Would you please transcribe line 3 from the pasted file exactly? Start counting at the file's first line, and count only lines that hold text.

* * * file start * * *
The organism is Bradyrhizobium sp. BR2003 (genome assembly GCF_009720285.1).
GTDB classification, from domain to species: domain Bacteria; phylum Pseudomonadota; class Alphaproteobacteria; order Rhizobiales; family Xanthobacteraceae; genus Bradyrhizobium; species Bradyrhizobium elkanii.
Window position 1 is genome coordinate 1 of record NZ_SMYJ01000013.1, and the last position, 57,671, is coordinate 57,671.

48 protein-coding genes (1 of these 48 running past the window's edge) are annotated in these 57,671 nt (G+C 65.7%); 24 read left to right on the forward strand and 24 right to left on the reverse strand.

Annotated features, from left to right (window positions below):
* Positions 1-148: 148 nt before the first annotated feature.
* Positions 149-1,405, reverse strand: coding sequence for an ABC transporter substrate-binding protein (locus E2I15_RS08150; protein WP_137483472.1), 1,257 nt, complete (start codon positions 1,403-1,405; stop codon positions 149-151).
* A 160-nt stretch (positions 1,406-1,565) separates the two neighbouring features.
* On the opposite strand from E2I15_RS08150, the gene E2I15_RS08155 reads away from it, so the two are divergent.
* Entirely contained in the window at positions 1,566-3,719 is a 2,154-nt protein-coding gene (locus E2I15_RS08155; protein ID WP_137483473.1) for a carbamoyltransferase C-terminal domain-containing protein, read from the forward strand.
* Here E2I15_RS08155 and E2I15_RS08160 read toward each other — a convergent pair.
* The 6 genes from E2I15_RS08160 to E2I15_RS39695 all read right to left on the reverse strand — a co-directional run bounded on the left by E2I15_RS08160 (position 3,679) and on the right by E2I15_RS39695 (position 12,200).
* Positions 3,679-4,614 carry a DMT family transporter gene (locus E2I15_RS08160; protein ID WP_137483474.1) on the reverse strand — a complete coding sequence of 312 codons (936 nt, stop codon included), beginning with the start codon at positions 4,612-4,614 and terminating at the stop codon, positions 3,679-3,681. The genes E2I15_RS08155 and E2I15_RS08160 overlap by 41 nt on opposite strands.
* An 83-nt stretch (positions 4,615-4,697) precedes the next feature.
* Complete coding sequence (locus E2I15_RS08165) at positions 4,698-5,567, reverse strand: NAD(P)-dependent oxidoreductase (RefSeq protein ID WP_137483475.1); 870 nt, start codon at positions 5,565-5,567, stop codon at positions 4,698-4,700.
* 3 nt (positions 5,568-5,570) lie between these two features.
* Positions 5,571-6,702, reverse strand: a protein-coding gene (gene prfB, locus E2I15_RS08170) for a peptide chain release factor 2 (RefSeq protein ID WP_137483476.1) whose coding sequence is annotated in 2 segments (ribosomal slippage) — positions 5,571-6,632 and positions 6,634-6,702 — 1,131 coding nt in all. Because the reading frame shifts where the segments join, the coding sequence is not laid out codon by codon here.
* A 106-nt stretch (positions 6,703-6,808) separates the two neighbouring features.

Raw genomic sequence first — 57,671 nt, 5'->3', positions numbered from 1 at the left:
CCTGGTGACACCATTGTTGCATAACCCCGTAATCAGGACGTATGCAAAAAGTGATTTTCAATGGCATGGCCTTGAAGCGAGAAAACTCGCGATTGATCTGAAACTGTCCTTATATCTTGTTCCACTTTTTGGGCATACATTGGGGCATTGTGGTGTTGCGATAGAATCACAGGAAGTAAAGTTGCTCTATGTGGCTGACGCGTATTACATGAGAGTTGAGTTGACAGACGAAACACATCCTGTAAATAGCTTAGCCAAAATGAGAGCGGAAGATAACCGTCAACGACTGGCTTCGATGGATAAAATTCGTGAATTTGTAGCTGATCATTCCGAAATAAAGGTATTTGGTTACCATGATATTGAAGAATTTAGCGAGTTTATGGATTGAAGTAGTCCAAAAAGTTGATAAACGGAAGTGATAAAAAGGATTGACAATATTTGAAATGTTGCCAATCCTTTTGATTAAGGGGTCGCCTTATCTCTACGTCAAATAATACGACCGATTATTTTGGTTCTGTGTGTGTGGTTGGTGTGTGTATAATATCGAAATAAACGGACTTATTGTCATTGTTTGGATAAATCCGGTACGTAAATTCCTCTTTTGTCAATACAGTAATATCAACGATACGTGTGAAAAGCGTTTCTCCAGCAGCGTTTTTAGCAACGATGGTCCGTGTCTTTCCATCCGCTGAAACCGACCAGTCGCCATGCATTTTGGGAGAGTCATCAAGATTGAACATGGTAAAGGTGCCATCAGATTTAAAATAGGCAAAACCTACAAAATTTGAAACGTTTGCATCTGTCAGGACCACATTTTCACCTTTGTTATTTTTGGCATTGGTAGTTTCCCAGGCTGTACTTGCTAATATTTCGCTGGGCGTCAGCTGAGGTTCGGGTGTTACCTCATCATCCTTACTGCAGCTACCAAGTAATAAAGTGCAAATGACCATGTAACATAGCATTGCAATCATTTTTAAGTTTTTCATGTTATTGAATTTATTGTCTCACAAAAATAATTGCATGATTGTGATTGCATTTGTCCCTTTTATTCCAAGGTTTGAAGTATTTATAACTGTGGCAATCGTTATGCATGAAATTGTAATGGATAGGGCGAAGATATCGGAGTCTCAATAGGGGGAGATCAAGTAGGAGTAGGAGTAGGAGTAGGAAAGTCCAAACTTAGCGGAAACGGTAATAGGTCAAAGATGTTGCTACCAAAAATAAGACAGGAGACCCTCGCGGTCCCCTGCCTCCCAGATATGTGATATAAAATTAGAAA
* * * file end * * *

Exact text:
Window position 1 is genome coordinate 1 of record NZ_SMYJ01000013.1, and the last position, 57,671, is coordinate 57,671.